Once again, the comments made by Norm Schultz are self serving for an industry. Closing the locks is overkill, he states. However, what we have here is the proverbial traffic light that’s put up after many people are keilled or maimed. Closinig the locks, while a more suitable permanent solution is found makes the most sense. Realizing the economic losses that the Chicago area would result, pales in comparison to the economic losses that will be incurred by the Great Lake states and Canada. For once, we should be looking at the big picture and not the small window of Illinois. Does not the BP debacle teach something about this scenario. It will be an economic tragedy if these carp are not stopped, perhaps not as bad as the Gulf situation but nonetheless devastating!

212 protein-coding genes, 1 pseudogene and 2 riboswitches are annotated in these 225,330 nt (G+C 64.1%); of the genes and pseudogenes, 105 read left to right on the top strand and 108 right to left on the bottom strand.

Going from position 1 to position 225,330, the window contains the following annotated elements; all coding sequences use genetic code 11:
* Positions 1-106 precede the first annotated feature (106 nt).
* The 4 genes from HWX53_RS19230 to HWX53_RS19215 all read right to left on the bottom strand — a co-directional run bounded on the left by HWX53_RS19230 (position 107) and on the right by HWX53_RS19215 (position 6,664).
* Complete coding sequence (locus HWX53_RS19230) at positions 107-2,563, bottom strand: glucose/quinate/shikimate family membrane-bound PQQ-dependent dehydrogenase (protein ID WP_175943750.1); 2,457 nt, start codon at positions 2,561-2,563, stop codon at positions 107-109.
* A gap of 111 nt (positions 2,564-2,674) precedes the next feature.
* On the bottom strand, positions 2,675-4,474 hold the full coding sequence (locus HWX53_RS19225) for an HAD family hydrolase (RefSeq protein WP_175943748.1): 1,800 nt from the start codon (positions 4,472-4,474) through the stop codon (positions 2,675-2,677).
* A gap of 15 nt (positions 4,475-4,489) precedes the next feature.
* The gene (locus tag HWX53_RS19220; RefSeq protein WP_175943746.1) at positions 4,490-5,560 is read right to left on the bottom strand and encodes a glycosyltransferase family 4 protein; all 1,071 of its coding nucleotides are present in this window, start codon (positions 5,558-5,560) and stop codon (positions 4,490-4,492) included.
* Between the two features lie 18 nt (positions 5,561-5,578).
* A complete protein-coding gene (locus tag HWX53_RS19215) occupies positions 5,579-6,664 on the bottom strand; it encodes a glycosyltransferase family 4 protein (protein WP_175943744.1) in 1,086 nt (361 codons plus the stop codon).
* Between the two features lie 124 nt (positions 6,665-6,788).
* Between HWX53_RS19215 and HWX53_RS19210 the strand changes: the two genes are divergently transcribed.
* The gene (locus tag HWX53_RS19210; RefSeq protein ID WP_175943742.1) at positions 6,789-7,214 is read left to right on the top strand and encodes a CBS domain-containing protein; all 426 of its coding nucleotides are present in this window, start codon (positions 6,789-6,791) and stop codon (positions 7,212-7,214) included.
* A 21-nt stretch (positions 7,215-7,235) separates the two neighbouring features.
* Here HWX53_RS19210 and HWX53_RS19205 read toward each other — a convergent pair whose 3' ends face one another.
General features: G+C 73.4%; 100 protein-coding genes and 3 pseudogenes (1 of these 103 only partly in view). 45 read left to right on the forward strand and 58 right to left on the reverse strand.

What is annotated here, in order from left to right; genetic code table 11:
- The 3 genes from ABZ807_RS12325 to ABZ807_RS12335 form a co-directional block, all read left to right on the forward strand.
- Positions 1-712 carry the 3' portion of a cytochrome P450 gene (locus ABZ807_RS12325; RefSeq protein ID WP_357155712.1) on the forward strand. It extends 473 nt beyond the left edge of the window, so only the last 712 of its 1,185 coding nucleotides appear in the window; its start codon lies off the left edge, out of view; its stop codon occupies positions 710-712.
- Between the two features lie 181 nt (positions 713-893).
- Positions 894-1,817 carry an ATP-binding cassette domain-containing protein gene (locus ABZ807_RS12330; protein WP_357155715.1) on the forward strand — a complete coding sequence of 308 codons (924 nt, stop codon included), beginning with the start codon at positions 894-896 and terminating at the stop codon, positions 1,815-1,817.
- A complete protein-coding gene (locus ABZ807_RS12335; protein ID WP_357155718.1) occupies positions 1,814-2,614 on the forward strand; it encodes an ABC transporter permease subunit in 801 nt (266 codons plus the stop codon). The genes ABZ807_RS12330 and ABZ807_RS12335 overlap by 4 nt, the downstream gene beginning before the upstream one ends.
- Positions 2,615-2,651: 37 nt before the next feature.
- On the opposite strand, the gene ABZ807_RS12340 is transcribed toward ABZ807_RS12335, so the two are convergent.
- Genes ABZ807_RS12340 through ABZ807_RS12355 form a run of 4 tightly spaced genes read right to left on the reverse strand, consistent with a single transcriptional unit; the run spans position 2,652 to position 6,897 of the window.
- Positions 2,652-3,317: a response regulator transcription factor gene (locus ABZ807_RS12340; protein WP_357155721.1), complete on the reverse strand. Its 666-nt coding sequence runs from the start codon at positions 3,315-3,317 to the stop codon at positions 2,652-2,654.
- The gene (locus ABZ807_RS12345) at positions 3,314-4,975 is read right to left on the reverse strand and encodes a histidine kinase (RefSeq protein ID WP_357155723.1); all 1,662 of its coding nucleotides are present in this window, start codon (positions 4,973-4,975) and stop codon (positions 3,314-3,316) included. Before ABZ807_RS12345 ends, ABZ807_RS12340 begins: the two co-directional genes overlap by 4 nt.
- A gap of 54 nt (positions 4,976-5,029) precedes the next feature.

2. dave

    and some people wonder why we are hesitant to “introduce” asian shellfish on the Chesapeake….

    close the locks and be done with it….where is the outrage with letting those southern fish farms that just had to have these critters off the hook and at what expense…

    Aggressive action ? or the smart, long term action?

    Let’s do it once, correctly and end this now…

  3. dave boso

    Well as I have said you can take all the action you can, and still some Idiot with a bucket full of carp will dump them in that or any lake

  4. Bill R

    Mr. Schultz’ comments are wrong-headed, at best.
    There is no “balanced, considered plan” available that makes sense, and time has run out.
    Asian carp will emasculate the great lakes marine habitat. Full Stop!
    Close the locks now!

  5. C. Moore